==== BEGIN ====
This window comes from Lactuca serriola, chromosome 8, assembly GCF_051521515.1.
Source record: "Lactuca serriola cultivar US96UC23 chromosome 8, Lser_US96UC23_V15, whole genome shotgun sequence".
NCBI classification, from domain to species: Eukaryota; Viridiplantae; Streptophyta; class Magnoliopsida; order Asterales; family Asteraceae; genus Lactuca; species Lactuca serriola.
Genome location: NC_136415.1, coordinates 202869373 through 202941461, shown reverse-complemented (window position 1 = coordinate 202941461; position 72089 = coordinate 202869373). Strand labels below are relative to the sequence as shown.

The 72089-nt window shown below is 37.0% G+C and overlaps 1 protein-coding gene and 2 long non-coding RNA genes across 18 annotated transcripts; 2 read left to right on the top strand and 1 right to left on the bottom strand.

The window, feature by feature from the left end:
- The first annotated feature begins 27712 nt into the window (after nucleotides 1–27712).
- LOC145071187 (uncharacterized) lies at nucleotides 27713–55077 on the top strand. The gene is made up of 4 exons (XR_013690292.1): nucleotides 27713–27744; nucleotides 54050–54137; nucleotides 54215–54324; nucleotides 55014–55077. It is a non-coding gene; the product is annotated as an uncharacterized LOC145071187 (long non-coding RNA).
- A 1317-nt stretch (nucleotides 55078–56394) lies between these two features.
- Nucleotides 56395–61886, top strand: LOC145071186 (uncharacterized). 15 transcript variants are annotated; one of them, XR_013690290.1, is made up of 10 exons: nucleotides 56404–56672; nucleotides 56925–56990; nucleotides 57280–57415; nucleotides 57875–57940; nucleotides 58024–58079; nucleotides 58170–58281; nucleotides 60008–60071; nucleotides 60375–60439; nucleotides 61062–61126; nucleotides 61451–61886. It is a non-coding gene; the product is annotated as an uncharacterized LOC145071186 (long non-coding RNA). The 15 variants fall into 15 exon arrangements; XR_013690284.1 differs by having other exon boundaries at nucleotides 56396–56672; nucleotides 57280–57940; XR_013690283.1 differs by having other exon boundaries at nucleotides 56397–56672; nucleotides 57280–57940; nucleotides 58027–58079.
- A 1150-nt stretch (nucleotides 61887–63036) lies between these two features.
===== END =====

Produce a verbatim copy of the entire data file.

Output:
This window comes from Lactuca serriola, chromosome 8, assembly GCF_051521515.1.
Source record: "Lactuca serriola cultivar US96UC23 chromosome 8, Lser_US96UC23_V15, whole genome shotgun sequence".
NCBI classification, from domain to species: Eukaryota; Viridiplantae; Streptophyta; class Magnoliopsida; order Asterales; family Asteraceae; genus Lactuca; species Lactuca serriola.
Genome location: NC_136415.1, coordinates 202869373 through 202941461, shown reverse-complemented (window position 1 = coordinate 202941461; position 72089 = coordinate 202869373). Strand labels below are relative to the sequence as shown.

The 72089-nt window shown below is 37.0% G+C and overlaps 1 protein-coding gene and 2 long non-coding RNA genes across 18 annotated transcripts; 2 read left to right on the top strand and 1 right to left on the bottom strand.

The window, feature by feature from the left end:
- The first annotated feature begins 27712 nt into the window (after nucleotides 1–27712).
- LOC145071187 (uncharacterized) lies at nucleotides 27713–55077 on the top strand. The gene is made up of 4 exons (XR_013690292.1): nucleotides 27713–27744; nucleotides 54050–54137; nucleotides 54215–54324; nucleotides 55014–55077. It is a non-coding gene; the product is annotated as an uncharacterized LOC145071187 (long non-coding RNA).
- A 1317-nt stretch (nucleotides 55078–56394) lies between these two features.
- Nucleotides 56395–61886, top strand: LOC145071186 (uncharacterized). 15 transcript variants are annotated; one of them, XR_013690290.1, is made up of 10 exons: nucleotides 56404–56672; nucleotides 56925–56990; nucleotides 57280–57415; nucleotides 57875–57940; nucleotides 58024–58079; nucleotides 58170–58281; nucleotides 60008–60071; nucleotides 60375–60439; nucleotides 61062–61126; nucleotides 61451–61886. It is a non-coding gene; the product is annotated as an uncharacterized LOC145071186 (long non-coding RNA). The 15 variants fall into 15 exon arrangements; XR_013690284.1 differs by having other exon boundaries at nucleotides 56396–56672; nucleotides 57280–57940; XR_013690283.1 differs by having other exon boundaries at nucleotides 56397–56672; nucleotides 57280–57940; nucleotides 58027–58079.
- A 1150-nt stretch (nucleotides 61887–63036) lies between these two features.